A Woman to Know: Sarah Howe
|Julia Carpenter||Apr 10, 2019|
The Ladies' Deposit Company was established as a bank of women, by women, and for women. — Munsey's Magazine
(image via Boston Public Library)
Sarah Howe invented the Ponzi scheme before we knew it as the Ponzi scheme (which, by the way, is named for a man who didn't even run his scheme until 20 years after Howe ran hers).
In 19th century Boston, Howe socialized with high society women, offering them a chance to "get in" on the original "ground floor" of a female-led investment. She took money from these women and promised high-interest returns once they recruited others to contribute — you can guess what happened next.
From the April 25, 1881 issue of The New York Times:
Mrs. Sarah E. Howe, the manager of the notorious "Ladies' Deposit," the woman's bank paying 8 per cent. a month, which was broken up by the persistent newspaper exposures of its operations and their assaults, last Fall, was to-day, after a trial of comparatively short duration, found guilty on four counts of the indictment.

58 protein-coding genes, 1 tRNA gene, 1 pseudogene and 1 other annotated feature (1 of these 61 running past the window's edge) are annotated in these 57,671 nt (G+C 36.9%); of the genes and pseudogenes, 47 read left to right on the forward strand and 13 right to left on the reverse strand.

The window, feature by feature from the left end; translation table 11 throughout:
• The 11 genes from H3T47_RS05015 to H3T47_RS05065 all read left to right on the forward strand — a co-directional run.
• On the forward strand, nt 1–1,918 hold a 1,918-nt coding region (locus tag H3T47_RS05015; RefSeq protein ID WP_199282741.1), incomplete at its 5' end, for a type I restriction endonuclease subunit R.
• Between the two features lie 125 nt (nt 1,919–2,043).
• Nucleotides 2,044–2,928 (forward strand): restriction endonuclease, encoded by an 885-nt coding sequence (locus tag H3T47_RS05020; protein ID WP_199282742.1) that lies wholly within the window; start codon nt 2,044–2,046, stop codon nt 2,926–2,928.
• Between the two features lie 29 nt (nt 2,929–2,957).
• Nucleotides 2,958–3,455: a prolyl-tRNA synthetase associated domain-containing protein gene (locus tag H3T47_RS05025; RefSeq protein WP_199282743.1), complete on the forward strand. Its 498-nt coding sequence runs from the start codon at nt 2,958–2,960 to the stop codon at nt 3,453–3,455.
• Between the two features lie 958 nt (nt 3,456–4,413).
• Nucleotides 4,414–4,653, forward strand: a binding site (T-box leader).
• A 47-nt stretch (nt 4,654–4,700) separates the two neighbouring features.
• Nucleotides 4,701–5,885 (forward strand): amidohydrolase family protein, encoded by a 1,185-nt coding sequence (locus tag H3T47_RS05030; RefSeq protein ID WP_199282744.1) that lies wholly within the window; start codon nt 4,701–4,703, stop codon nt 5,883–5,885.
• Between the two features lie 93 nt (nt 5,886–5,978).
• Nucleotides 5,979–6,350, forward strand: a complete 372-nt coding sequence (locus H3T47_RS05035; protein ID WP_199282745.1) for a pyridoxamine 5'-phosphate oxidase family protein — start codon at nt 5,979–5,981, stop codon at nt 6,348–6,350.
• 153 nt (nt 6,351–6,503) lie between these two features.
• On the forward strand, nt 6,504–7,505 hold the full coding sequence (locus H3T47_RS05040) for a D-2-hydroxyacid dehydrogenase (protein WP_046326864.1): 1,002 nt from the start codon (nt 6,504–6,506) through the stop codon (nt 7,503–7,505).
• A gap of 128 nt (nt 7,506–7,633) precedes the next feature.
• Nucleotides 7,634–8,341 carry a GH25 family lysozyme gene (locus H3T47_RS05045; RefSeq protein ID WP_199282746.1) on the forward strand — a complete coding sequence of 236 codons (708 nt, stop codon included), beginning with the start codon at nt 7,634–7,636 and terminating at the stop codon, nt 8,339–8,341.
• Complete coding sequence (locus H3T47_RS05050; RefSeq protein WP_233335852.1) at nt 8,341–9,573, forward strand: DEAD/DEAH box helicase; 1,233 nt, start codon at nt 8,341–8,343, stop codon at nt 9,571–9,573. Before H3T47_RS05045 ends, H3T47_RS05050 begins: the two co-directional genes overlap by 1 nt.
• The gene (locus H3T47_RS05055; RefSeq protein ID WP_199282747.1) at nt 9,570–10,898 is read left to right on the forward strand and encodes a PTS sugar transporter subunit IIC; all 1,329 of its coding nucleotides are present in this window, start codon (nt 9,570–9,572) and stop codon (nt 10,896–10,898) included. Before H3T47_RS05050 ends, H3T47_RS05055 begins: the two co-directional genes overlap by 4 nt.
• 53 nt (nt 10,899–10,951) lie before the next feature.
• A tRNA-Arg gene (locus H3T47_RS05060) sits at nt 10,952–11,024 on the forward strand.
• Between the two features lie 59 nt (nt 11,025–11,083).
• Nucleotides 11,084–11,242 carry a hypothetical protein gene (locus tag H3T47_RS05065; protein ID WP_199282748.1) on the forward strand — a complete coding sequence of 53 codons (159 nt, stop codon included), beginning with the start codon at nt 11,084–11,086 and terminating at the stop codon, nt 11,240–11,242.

Add to your library list:
Fraud: An American History (Edward J. Balleisen)
The Great Swindlers (The Wall Street Journal)
The Women's Deposit Company (The New York Times)
A fool and his money are soon parted (Boston Public Library)
Depicting a Female Fraud: Sarah Howe and the Boston Women's Bank (Taylor Francis Online)
Notable Ponzi Schemes (How Stuff Works)
** Send your own recommendations for women to know! Reply to this newsletter with your lady and she could be featured in an upcoming edition. You can browse the archive here. **